The History of Leith

June 4, 2006

A Leith Battle at Sea

The Edinburgh and Leith Shipping Company was established in 1801 by a group of Leith Merchants. Seven years later this became the London and Edinburgh Shipping Company. The parent Company began with six armed Smacks and the crews had special exemption from impressments. At this the country was at war with France and the Smacks were armed at Government expense for the protection of the coast. Each ship carried six 18lb carronades and two 4lb guns. Not very impressive but at least a Smack could make a fight of it. And a celebrated encounter was reported in the Edinburgh Weekly Journal of the Ist Feb 1804 as follows-

“The Queen Charlotte packet, William Nesbitt master, left London on the 22nd of the present month. That day and the following were spent chiefly adjusting the guns and properly arranging the ammunition. About 12 o’clock of the day, on the 24th being then between Cromer and the Spurn, the Mate called up the Master, who had just gone to bed for a little, to come look at a suspicious vessel, which the latter had no sooner done, that he immediately recognised as a French privateer, and from the superiority of his sailing, there seemed to be little chance of escaping that way, he ordered all hands to fill cartridges, and to get the guns ready as fast as possible. This determination created no small alarm among us all, both from the apparent great superiority of the enemy in number of guns and men, but also the uncovered state of the Smack, the bulwark of which being a little higher than the level of the guns, the men on the deck were nearly as much exposed as if no barrier existed at all.

About 10 o’clock the enemy approached close upon our weather quarter, fired a gun, and hailed us in good English, ordered us to haul down our mainsail-which was enforced by a broadside, and a shower of musquetry from the deck and yards, which were crowded with men.

Our Captain asked what brig that was, and desired them to cease firing until that point was settled, to which the enemy replied only by a new discharge of artillery.

Mr Nesbitt then ordered the firing to be returned, which was immediately done, but with little effect in the first instance, as the guns hadn’t been properly pointed. A brisk firing was then kept up by both sides within pistol shot, for nearly three quarters of an hour, when the enemy having shot ahead, wore, which Mr Nesbitt did at the same time. This brought us to the windward of the privateer, which, however, immediately came up again, and gave us a fresh broadside, which we readily returned. At this time our Jib-haulyards being shot away, the enemy gave three cheers, conceiving that we must now inevitably fall into his hands; but upon his attempting to tack, he found that his own gall-haulyards had shared a similar fate; and although our vessel came easily around notwithstanding this disaster, he was obliged to wear; yet he persisted in returning to the charge, and in passing our lee-quarter gave us another broadside, which was returned with so much effect from the Smack that the enemy bore up and left us to pursue our course unmolested.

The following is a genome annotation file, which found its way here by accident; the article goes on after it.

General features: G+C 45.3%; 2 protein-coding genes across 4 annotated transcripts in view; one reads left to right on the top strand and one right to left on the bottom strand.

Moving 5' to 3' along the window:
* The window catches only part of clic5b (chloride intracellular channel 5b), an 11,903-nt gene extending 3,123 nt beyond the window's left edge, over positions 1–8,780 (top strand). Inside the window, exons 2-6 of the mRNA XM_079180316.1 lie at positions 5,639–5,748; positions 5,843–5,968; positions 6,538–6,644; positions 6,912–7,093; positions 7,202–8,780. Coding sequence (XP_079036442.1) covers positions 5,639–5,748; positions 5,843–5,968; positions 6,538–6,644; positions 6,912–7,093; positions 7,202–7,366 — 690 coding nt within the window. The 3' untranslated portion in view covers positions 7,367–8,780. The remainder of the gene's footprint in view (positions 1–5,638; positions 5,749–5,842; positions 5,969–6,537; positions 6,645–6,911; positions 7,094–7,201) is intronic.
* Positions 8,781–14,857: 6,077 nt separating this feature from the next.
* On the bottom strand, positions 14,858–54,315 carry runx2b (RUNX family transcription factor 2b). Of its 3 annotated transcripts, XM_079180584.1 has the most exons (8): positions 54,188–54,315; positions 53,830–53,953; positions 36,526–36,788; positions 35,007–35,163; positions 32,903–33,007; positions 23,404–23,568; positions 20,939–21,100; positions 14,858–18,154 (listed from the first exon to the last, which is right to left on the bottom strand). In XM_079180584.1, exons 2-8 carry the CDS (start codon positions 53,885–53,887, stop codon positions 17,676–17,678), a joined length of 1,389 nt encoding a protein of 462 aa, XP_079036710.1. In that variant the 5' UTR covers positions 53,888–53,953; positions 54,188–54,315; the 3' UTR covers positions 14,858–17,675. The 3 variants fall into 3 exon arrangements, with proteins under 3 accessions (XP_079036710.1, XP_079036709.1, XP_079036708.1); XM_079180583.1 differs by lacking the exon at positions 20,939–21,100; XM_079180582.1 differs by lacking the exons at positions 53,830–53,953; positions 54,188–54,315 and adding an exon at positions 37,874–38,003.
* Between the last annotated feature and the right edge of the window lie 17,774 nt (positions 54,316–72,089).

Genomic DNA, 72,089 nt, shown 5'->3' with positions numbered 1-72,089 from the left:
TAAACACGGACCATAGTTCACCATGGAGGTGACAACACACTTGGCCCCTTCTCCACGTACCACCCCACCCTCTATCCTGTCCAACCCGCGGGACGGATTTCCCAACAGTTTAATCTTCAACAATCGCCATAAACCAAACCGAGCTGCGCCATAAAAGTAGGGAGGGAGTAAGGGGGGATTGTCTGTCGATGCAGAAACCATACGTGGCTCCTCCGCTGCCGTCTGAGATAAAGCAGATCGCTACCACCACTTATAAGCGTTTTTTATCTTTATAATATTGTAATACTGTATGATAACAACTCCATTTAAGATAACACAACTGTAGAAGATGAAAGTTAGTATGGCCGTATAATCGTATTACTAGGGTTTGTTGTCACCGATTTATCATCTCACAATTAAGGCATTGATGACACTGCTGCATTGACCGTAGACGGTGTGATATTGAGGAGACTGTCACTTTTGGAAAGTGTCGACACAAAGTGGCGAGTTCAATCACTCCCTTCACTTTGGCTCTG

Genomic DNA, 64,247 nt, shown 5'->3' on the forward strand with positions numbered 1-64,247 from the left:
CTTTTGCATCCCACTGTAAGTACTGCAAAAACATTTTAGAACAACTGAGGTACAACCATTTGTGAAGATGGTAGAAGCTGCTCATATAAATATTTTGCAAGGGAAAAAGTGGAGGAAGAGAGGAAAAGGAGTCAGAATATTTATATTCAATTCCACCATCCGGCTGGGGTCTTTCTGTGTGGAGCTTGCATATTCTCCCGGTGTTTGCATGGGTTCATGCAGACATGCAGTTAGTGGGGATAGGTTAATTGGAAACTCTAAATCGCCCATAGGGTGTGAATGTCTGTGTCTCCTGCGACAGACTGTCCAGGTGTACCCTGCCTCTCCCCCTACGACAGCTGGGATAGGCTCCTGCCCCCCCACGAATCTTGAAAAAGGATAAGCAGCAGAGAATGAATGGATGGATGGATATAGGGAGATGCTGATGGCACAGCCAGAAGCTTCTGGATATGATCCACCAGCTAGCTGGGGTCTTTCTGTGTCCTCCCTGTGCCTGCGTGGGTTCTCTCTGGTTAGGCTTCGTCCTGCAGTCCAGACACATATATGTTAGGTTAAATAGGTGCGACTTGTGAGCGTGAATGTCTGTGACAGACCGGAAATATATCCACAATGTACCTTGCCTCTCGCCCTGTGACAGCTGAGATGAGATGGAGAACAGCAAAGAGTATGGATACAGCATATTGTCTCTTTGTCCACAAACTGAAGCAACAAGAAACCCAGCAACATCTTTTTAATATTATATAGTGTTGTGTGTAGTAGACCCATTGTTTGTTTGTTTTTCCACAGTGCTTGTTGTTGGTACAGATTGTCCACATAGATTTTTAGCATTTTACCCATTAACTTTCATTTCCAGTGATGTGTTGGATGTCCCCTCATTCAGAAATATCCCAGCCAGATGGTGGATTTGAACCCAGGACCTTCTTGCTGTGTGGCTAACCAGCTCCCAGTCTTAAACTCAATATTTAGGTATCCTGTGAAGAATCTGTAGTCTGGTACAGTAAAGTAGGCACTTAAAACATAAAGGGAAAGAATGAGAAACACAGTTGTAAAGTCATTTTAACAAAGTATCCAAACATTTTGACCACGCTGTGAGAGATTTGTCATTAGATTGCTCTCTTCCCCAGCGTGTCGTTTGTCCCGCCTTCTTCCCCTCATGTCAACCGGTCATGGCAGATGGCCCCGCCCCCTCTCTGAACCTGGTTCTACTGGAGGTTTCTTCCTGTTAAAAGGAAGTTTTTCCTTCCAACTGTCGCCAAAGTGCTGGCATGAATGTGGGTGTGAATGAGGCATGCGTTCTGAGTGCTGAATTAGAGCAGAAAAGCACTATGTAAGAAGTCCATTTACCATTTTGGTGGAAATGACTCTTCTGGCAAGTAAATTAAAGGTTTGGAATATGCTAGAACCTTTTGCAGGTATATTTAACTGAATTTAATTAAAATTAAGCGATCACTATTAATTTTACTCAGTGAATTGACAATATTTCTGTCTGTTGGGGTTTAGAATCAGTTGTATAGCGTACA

Mr Nesbitt and one of the sailors were the only persons wounded on this occasion the former received a shot in the side early in the action and the ball fell at his feet but he carefully concealed this circumstance from everyone around him and gave his directions and managed the helm with the same precision and determined coolness till the affair was over as he had done at the commencement. The packet received considerable damage in her hull and rigging.

The enemy was a large brig, appeared to carry fourteen guns, regularly fitted up and crowded with men and from the superiority of her sailing her commander had a fair opportunity of choosing his station. The Queen Charlotte had six 18lb carronades and her crew only sixteen in number, more than half of which were boys…

Leith 27th Jan 1804 A passenger

Source-“Old Leith at Work” James Scott Marshall

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